Seas are rough, but '02 could be a profitable trip

Challenges: Despite the economic slowdown and a rising number of bad loans, the industry is stronger than it was before the 1990-1991 recession and better prepared to keep earnings high.

Banking

January 20, 2002|By William Patalon III | William Patalon III,SUN STAFF

With the economy in a downturn, delinquent loans rising and the potential for interest rates to rise later this year, the banking industry faces some significant challenges this year.

Even so, the nation's banking sector is significantly stronger than it was before the 1990-1991 recession, meaning many banks and thrifts could navigate their way to a decent 2002, experts say.

"Maybe it won't be quite as good" as last year, said Robert R. Davis, an economist and managing director of governmental relations for America's Community Bankers, a Washington-based trade group. "But earnings still will be high."

In most parts of the country, including Maryland, the year that just ended was a mixed bag for lenders.

"In Maryland, although the economy has been a bit stronger than what we've seen elsewhere nationally, we've still seen a sort of range of performances on the part of banks in the region," said Susan C. Keating, president and chief executive officer of Allfirst Financial Inc., the Baltimore subsidiary of Allied Irish Banks PLC.

Long boom helped

In the last recession, the U.S. banking industry was not well-capitalized, and many banking companies were overly focused on only one or two sectors of the economy - factors that took many lenders down when the economy headed south. Today, thanks to a long boom that generated years of profits, most U.S. banks have a stronger financial base, are more diversified or have kept expenses in check.

How well the banking industry does in the year ahead depends on how well banks and thrifts handle key challenges, each of them determined by the U.S. economy's health, experts say.

The most significant challenge might be how the economy affects lending, the central business of banks and thrifts. By making loans, financial institutions reap fees and interest income, the raw materials for profit.

After remaining fairly strong in several categories - car loans, home mortgages and mortgage refinancing, for instance - even late into last year, consumer loan growth could fall off sharply in the first half of this year, industry experts say.

In the commercial sector, lending has been tepid for some time, as the weakening economy and declining consumer confidence have prompted many companies to cancel expansion plans and even fire workers. A rise in commercial lending, in particular, would show that companies have enough confidence in the future to begin investing in their own businesses again.

"If loan growth picks back up, that's a good sign," said Edward J. Kelly III, president and chief executive officer of Mercantile Bankshares Corp., the state's largest independently owned bank.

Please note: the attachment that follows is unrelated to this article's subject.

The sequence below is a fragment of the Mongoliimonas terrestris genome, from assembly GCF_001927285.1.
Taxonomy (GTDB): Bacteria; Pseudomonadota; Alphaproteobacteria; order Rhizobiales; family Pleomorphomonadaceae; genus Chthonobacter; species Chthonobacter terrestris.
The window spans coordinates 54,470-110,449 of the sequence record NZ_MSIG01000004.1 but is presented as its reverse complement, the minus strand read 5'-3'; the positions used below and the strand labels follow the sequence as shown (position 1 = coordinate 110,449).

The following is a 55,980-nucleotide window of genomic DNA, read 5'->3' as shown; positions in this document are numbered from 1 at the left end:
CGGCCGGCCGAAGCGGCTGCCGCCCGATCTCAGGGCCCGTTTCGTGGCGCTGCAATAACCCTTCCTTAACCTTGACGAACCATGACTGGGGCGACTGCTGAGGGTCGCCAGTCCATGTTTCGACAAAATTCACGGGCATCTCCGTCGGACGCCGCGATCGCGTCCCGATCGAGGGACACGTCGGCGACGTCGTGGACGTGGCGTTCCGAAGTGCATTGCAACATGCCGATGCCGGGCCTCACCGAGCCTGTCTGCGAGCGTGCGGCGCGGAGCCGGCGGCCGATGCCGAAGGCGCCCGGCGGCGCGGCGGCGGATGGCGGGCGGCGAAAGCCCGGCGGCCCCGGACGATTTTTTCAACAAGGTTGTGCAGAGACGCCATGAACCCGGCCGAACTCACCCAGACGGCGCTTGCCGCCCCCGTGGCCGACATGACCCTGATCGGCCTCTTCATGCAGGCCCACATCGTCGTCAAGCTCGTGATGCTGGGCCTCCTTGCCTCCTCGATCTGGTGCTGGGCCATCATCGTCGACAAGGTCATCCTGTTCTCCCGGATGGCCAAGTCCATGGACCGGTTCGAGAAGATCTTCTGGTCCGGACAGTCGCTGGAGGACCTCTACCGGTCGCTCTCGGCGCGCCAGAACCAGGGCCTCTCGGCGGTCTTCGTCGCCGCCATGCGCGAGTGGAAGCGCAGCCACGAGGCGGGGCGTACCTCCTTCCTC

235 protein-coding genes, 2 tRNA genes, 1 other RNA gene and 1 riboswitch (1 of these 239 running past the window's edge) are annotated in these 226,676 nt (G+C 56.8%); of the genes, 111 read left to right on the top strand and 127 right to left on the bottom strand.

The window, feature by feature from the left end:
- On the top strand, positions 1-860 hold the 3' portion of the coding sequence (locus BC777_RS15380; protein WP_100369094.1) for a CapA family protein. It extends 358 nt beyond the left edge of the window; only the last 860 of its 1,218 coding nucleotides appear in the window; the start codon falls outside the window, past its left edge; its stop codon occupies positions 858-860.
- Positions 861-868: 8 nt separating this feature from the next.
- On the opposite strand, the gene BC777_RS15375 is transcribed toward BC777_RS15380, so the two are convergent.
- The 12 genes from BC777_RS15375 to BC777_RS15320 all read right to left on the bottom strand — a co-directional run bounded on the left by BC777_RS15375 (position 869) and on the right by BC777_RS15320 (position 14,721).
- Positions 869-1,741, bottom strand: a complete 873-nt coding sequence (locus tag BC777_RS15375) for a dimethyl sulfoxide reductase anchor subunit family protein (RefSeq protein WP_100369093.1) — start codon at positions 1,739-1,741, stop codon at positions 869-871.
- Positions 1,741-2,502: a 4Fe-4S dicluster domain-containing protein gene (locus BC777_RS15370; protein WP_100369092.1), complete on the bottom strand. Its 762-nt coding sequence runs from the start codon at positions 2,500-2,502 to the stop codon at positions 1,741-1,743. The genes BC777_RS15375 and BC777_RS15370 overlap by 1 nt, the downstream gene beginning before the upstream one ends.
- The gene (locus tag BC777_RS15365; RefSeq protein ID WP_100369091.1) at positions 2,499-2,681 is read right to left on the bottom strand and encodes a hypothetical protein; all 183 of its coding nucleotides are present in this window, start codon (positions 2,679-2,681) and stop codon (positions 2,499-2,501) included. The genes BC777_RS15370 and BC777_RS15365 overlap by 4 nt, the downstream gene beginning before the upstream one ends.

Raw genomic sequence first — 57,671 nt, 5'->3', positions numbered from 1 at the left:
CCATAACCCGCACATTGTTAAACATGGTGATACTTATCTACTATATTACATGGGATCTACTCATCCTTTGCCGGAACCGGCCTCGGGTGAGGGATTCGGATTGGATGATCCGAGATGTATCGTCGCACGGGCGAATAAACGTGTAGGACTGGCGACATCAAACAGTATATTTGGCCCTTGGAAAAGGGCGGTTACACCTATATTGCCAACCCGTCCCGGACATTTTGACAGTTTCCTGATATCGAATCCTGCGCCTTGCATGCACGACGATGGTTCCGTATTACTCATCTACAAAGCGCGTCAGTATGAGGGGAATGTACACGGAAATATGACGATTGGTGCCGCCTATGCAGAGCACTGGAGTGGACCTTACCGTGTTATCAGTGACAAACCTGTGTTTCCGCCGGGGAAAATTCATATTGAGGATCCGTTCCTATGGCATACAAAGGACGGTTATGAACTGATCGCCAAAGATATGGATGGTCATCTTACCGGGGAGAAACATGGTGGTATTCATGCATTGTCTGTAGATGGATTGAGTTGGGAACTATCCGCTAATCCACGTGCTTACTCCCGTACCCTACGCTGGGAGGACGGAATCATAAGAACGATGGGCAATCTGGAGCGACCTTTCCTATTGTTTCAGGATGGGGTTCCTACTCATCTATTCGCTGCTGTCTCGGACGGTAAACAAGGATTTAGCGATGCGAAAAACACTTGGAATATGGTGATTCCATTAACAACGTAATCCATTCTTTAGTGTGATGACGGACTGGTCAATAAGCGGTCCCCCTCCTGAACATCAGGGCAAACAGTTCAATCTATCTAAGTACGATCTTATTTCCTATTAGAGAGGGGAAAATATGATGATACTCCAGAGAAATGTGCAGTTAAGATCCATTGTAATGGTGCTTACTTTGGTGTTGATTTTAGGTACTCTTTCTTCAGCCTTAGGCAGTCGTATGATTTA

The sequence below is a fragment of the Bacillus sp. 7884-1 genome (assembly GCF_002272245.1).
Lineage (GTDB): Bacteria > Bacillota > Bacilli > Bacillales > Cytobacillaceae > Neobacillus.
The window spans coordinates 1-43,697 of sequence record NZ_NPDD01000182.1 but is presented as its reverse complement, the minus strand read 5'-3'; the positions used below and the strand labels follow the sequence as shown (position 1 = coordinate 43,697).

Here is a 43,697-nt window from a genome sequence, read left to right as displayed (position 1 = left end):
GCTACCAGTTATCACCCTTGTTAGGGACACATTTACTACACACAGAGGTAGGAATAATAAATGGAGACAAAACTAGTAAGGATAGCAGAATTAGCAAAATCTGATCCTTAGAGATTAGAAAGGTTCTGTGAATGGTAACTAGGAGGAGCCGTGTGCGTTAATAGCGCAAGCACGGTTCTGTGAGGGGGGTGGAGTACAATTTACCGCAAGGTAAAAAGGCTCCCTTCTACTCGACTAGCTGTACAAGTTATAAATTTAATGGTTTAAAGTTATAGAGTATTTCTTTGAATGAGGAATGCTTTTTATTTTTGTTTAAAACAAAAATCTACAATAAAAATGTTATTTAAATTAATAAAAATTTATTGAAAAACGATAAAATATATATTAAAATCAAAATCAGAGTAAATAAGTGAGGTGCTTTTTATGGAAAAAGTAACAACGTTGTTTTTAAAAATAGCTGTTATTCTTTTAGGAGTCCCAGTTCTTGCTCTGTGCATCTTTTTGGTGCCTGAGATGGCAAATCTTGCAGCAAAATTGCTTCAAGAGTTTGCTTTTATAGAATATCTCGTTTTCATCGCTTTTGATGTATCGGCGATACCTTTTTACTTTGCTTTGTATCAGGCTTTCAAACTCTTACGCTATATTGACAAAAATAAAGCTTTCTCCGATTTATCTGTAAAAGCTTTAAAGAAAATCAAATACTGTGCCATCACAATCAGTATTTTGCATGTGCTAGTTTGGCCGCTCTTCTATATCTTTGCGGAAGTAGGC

A second challenge has to do with economic activity's effects on overall interest rates. To keep the economic downturn from turning into a free fall, the Federal Reserve cut short-term interest rates 11 times last year, bringing them to a 40-year low. That boosted profit margins for some lenders while crimping them for others.

Where interest rates will go this year depends on the economy's health.

With a prolonged malaise, rates would remain steady and wouldn't encroach on the profit margins of most banks or thrifts. But a powerful recovery could prompt the Fed to raise interest rates aggressively to head off inflation. And such a steep increase could again pare lenders' profit margins, said Davis, the economist for America's Community Bankers.

A third key challenge facing banks this year is the credit quality of their loans. As economies worldwide have gone into a tailspin, the number of problem loans has increased, along with concerns that this trend could continue. When that happens, banks have to increase their loan-loss reserves by putting money aside to cover these loans in case they become uncollectable.

Commercial banks - which since March had reserved $15 billion for problem loans - will probably have to set aside an additional $25 billion by this year's third quarter, the U.S. Office of the Comptroller of the Currency said in mid-December. Loan-loss reserves also erode bank profitability.

If the U.S. economy starts to improve this summer, as many economists predict it will, the loan portfolios of domestic lenders should start to improve this year, Standard & Poor's Inc., the credit-rating agency, said last month. That would bode well for the banking sector.

"That, to me, will be an indicator that the industry has stabilized," said Allfirst's Keating. "It's very important to stay close to what banks are doing with loan-loss reserves."

Strength seen in Md.

Many industry experts expect Maryland lenders to bounce back more quickly than their counterparts in other parts of the country because the state's economy has weathered the downturn much better than most of its rivals have, said Jeff Petry, an economist for Economy.com in West Chester, Pa.

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